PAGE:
(e) Alternatively, the Ben Yehoyada says that the price of meat in Masa Mechasya was very cheap, since there were a lot of cattle there (see Bava Kama 119b). It is known that the consumption of meat strengthens the body. Therefore, Rav Mesharsheya told his son to live in Masa Mechasya where everyone could afford to buy meat every day, giving him the ability to be strong to toil in learning Torah. In contrast, if he lived in Pumbedisa he would eat only vegetables most of the time. (Y. Montrose)


OPINIONS: The Gemara quotes Rebbi Yishmael who derives from the verse regarding the Kohen, "v'Kidashto" -- "and you shall sanctify him" (Vayikra 21:8) that we must give honor to a Kohen by giving him precedence in any matter of holiness. He should be called first to the Torah, he should be given the honor of leading Birkas ha'Mazon, and he should be given the first portion at a meal.

Is this Halachah a Mitzvah d'Oraisa, or is it an enactment of the Rabanan (who used the verse as an Asmachta)?

(a) TOSFOS in Chulin (87a, DH v'Chayevo) discusses a case in the Gemara in which Raban Gamliel obligated a person who "stole" a Mitzvah from someone else to pay the victim ten gold coins. Tosfos there says that we do not rule this way anymore, as we are no longer able to judge laws of penalties in cases in which the plaintiff lost no money (see Bava Kama 84b). He adds that this also applies to a case in which one person steals another person's Aliyah, and it even applies to a case in which one person steals the Kohen's Aliyah, because the obligation to give him precedence "is [based on] an Asmachta." Tosfos seems to maintain that the requirement to give precedence to the Kohen is an enactment of the Rabanan. This opinion is also expressed by the TUR (YD 28). The PRI CHADASH (OC 135:12) attributes this opinion to the ROSH and the MORDECHAI as well.

However, this view is difficult to understand. The Mishnah in Gitin (59a) states that a Kohen receives the first Aliyah to the Torah, followed by the Levi, and then the Yisrael, because of "Darchei Shalom" (the ways of peace). The Gemara (59b) records a conversation between Rav Yosef and Abaye. After the Gemara quotes the aforementioned teaching of Rebbi Yishmael from the verse of "vKidashto," Rav Yosef asks Abaye, "Why does the Mishnah say that the reason is because of Darchei Shalom? The requirement to give precedence to the Kohen is *d'Oraisa*!" The Gemara does not refute Rav Yosef's statement that "v'Kidashto" is a Torah law. How, then, can Tosfos and the Tur say that this law is just an Asmachta?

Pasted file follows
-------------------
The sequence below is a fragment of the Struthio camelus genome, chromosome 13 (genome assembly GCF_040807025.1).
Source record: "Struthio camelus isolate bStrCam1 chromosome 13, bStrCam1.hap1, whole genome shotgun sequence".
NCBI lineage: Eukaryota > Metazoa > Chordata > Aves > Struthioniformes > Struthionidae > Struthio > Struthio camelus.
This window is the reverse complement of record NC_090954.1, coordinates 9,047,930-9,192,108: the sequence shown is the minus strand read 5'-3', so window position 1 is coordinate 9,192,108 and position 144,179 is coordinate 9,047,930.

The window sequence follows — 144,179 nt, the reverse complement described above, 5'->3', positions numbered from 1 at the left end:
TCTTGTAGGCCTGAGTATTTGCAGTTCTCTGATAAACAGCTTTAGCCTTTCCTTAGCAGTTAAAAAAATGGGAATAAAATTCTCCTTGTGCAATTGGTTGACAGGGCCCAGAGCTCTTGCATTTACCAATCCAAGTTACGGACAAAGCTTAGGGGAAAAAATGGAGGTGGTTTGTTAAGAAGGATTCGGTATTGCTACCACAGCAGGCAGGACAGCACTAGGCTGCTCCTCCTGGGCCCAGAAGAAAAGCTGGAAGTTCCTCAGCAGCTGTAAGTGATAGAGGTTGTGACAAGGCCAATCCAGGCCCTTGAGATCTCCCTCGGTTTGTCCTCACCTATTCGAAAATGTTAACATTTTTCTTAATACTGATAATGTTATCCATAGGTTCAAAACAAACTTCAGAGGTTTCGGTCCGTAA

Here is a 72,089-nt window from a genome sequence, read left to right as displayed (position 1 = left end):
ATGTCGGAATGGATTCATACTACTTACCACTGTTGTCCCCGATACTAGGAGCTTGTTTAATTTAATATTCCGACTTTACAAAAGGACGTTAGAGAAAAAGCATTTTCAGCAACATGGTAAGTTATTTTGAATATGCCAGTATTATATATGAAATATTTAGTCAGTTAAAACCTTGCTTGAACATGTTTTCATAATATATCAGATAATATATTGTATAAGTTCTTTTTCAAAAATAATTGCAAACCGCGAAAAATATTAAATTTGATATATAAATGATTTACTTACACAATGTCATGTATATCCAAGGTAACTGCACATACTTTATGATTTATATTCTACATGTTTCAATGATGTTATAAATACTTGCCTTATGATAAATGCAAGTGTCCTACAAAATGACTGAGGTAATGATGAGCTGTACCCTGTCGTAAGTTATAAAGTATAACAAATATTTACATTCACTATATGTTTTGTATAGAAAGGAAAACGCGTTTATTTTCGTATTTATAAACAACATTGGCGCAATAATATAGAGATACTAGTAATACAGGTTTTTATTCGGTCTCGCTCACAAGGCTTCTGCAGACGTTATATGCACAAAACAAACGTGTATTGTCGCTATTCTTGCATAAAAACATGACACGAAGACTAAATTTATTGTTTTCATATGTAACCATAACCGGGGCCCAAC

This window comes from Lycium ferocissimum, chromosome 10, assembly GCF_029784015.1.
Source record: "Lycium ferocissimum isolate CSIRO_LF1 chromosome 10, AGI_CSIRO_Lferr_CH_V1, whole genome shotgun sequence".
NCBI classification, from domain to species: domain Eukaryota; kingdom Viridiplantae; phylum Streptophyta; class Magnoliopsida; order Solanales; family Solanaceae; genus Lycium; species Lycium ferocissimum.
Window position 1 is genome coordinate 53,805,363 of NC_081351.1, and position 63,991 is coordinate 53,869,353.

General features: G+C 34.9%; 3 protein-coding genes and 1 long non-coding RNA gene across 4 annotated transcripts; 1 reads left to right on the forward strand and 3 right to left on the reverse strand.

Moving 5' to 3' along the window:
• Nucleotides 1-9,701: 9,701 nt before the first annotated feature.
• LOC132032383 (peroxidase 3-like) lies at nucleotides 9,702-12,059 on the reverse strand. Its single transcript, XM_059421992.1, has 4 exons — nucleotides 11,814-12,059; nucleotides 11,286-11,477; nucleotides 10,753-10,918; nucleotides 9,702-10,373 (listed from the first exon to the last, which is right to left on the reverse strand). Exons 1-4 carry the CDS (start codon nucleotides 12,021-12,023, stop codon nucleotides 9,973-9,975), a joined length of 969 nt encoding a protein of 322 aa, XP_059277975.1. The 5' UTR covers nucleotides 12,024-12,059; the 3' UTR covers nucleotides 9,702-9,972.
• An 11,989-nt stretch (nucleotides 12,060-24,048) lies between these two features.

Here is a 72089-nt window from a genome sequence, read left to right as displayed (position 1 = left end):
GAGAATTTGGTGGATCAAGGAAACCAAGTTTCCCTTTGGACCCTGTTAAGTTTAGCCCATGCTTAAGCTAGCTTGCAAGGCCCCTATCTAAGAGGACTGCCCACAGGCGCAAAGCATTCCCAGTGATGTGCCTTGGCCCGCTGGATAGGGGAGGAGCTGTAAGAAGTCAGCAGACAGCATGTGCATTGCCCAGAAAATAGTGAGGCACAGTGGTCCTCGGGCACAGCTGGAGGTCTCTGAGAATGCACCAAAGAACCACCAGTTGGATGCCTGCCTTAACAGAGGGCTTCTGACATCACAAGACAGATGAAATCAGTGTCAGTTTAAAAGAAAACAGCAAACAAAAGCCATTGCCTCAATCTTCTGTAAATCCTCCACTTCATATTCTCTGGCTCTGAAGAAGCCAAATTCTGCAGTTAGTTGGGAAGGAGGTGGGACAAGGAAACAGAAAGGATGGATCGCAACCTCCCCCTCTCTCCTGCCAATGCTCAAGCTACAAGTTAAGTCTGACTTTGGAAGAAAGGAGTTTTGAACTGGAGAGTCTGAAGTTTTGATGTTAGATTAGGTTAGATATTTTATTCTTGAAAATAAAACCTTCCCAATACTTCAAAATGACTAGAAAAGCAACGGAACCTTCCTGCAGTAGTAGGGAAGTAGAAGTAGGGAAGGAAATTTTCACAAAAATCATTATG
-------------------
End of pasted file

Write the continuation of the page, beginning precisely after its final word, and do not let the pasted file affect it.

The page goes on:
The NESIV CHAYIM (OC 201) answers this question. The Gemara in Gitin (ibid.) cites other opinions, which give other verses as the source for the order of people who are called up to the Torah. Those verses teach that a Kohen is called up, and then a Levi. Rav Yosef was asking that according to the other verses, the Mishnah has no need to discuss Darchei Shalom, since the order of precedence is taught by the verse and is a Torah law. According to the teaching of Rebbi Yishmael, it is obvious why the Mishnah says Darchei Shalom, as we still do not have a source that a *Levi* gets called up before a Yisrael! Since Rav Yosef's question did not address Rebbi Yishmael's teaching, there is no proof from this teaching that giving precedence to a Kohen is a Torah law.

We still must ask, though, what impelled these Rishonim to say that this law is an Asmachta? The TORAH TEMIMAH (Vayikra 21:8) explains that we find another Derashah from the verse "v'Kidashto" in Yevamos (88b), which tells us that we force a Kohen to divorce a woman whom he was not permitted to marry. We know that the Torah teaches only one law from each word. If this Derashah is d'Oraisa, then how can we also learn from "v'Kidashto" that we are required to give precedence to a Kohen (see BE'ER SHEVA)? For this reason, these Rishonim understood that the obligation to give precedence to a Kohen is mid'Rabanan.

(b) The RAMBAM in SEFER HA'MITZVOS (Mitzvos Aseh #32) counts this as one of the Mitzvos d'Oraisa. This is also the view of the RIVASH (# 94) in the name of the SEMAG, the TESHUVOS MAHARAM (#107), and others. This also seems to be the conclusion of the MAGEN AVRAHAM (OC 201:4).

The Torah Temimah discusses how these opinions can say that this is a Torah law, when the Gemara in Yevamos learns a different law from the word ""v'Kidashto." He explains that the answer to this question can be found in the words of Rashi in Gitin (ibid.). Rashi (DH v'Kidashto) comments merely, "Ki Es 'v'Gomer'" -- telling us the continuation of the verse of "v'Kidashto." Why does Rashi tell us the continuation of the verse? Apparently, Rashi is telling us that the obligation to give precedence to the Kohen is not derived from the word "v'Kidashto," but rather it is derived from the continuation of the verse! This is also apparent from the fact that Rashi in Vayikra (ibid.) does not begin his comments with the word "v'Kidashto," but rather with the words, "Kodesh Yiheyeh Lach." Thus, Rashi is refuting the proof of Tosfos. (Y. Montrose)